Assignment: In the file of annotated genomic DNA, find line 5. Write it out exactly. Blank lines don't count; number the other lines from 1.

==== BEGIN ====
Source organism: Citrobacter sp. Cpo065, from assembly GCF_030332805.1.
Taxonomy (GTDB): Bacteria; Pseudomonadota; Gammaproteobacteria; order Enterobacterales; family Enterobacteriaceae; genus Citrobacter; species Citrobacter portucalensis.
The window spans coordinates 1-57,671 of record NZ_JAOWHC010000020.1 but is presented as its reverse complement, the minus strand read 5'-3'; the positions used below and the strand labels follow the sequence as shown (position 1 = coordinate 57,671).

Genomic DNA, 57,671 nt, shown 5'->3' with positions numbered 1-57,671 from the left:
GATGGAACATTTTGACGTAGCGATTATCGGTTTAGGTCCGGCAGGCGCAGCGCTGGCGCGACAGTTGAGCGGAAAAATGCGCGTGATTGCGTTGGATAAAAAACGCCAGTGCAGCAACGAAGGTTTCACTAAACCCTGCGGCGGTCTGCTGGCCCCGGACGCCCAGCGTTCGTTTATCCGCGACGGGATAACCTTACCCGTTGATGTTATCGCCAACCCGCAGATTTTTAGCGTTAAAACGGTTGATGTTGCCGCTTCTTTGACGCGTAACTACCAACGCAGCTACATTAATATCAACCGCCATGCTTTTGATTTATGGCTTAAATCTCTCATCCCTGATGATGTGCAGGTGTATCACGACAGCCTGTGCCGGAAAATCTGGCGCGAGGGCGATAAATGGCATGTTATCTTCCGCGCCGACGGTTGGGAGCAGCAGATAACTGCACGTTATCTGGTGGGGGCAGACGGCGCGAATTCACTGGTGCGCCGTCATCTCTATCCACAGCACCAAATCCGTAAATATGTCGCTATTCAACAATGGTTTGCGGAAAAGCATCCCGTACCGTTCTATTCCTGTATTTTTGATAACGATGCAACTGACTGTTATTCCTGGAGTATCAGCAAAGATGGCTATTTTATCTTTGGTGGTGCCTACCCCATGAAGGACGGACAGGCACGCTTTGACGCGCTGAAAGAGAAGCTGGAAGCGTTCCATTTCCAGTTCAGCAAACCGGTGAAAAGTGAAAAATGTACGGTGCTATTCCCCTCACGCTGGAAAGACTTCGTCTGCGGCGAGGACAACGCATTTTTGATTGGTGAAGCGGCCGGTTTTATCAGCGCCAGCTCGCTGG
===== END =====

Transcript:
GATGGAACATTTTGACGTAGCGATTATCGGTTTAGGTCCGGCAGGCGCAGCGCTGGCGCGACAGTTGAGCGGAAAAATGCGCGTGATTGCGTTGGATAAAAAACGCCAGTGCAGCAACGAAGGTTTCACTAAACCCTGCGGCGGTCTGCTGGCCCCGGACGCCCAGCGTTCGTTTATCCGCGACGGGATAACCTTACCCGTTGATGTTATCGCCAACCCGCAGATTTTTAGCGTTAAAACGGTTGATGTTGCCGCTTCTTTGACGCGTAACTACCAACGCAGCTACATTAATATCAACCGCCATGCTTTTGATTTATGGCTTAAATCTCTCATCCCTGATGATGTGCAGGTGTATCACGACAGCCTGTGCCGGAAAATCTGGCGCGAGGGCGATAAATGGCATGTTATCTTCCGCGCCGACGGTTGGGAGCAGCAGATAACTGCACGTTATCTGGTGGGGGCAGACGGCGCGAATTCACTGGTGCGCCGTCATCTCTATCCACAGCACCAAATCCGTAAATATGTCGCTATTCAACAATGGTTTGCGGAAAAGCATCCCGTACCGTTCTATTCCTGTATTTTTGATAACGATGCAACTGACTGTTATTCCTGGAGTATCAGCAAAGATGGCTATTTTATCTTTGGTGGTGCCTACCCCATGAAGGACGGACAGGCACGCTTTGACGCGCTGAAAGAGAAGCTGGAAGCGTTCCATTTCCAGTTCAGCAAACCGGTGAAAAGTGAAAAATGTACGGTGCTATTCCCCTCACGCTGGAAAGACTTCGTCTGCGGCGAGGACAACGCATTTTTGATTGGTGAAGCGGCCGGTTTTATCAGCGCCAGCTCGCTGG